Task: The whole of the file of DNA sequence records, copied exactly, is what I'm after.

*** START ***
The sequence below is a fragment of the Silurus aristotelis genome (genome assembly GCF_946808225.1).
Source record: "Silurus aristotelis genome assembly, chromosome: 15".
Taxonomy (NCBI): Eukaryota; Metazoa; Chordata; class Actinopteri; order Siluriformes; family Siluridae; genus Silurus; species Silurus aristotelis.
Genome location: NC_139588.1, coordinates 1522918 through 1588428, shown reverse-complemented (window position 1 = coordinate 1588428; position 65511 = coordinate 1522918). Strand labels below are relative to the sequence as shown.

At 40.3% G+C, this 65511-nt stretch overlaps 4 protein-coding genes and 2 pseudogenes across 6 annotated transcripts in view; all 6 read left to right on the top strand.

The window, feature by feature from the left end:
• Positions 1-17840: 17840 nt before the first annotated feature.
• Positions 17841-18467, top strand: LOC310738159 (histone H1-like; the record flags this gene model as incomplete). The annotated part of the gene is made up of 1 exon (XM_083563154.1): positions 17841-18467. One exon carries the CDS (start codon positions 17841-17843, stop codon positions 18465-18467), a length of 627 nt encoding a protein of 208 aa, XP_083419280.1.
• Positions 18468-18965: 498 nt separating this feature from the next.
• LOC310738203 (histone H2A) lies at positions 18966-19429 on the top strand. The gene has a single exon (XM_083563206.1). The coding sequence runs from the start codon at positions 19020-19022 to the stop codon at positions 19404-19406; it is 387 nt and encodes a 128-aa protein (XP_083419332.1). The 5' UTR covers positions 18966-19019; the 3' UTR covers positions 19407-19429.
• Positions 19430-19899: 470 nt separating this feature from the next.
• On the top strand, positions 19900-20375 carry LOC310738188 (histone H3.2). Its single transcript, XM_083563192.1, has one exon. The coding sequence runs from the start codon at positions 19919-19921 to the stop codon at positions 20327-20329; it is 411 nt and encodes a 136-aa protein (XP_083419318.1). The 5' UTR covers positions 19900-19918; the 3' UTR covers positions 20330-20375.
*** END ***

The sequence below is a fragment of the Silurus aristotelis genome (genome assembly GCF_946808225.1).
Source record: "Silurus aristotelis genome assembly, chromosome: 15".
Taxonomy (NCBI): Eukaryota; Metazoa; Chordata; class Actinopteri; order Siluriformes; family Siluridae; genus Silurus; species Silurus aristotelis.
Genome location: NC_139588.1, coordinates 1522918 through 1588428, shown reverse-complemented (window position 1 = coordinate 1588428; position 65511 = coordinate 1522918). Strand labels below are relative to the sequence as shown.

At 40.3% G+C, this 65511-nt stretch overlaps 4 protein-coding genes and 2 pseudogenes across 6 annotated transcripts in view; all 6 read left to right on the top strand.

The window, feature by feature from the left end:
• Positions 1-17840: 17840 nt before the first annotated feature.
• Positions 17841-18467, top strand: LOC310738159 (histone H1-like; the record flags this gene model as incomplete). The annotated part of the gene is made up of 1 exon (XM_083563154.1): positions 17841-18467. One exon carries the CDS (start codon positions 17841-17843, stop codon positions 18465-18467), a length of 627 nt encoding a protein of 208 aa, XP_083419280.1.
• Positions 18468-18965: 498 nt separating this feature from the next.
• LOC310738203 (histone H2A) lies at positions 18966-19429 on the top strand. The gene has a single exon (XM_083563206.1). The coding sequence runs from the start codon at positions 19020-19022 to the stop codon at positions 19404-19406; it is 387 nt and encodes a 128-aa protein (XP_083419332.1). The 5' UTR covers positions 18966-19019; the 3' UTR covers positions 19407-19429.
• Positions 19430-19899: 470 nt separating this feature from the next.
• On the top strand, positions 19900-20375 carry LOC310738188 (histone H3.2). Its single transcript, XM_083563192.1, has one exon. The coding sequence runs from the start codon at positions 19919-19921 to the stop codon at positions 20327-20329; it is 411 nt and encodes a 136-aa protein (XP_083419318.1). The 5' UTR covers positions 19900-19918; the 3' UTR covers positions 20330-20375.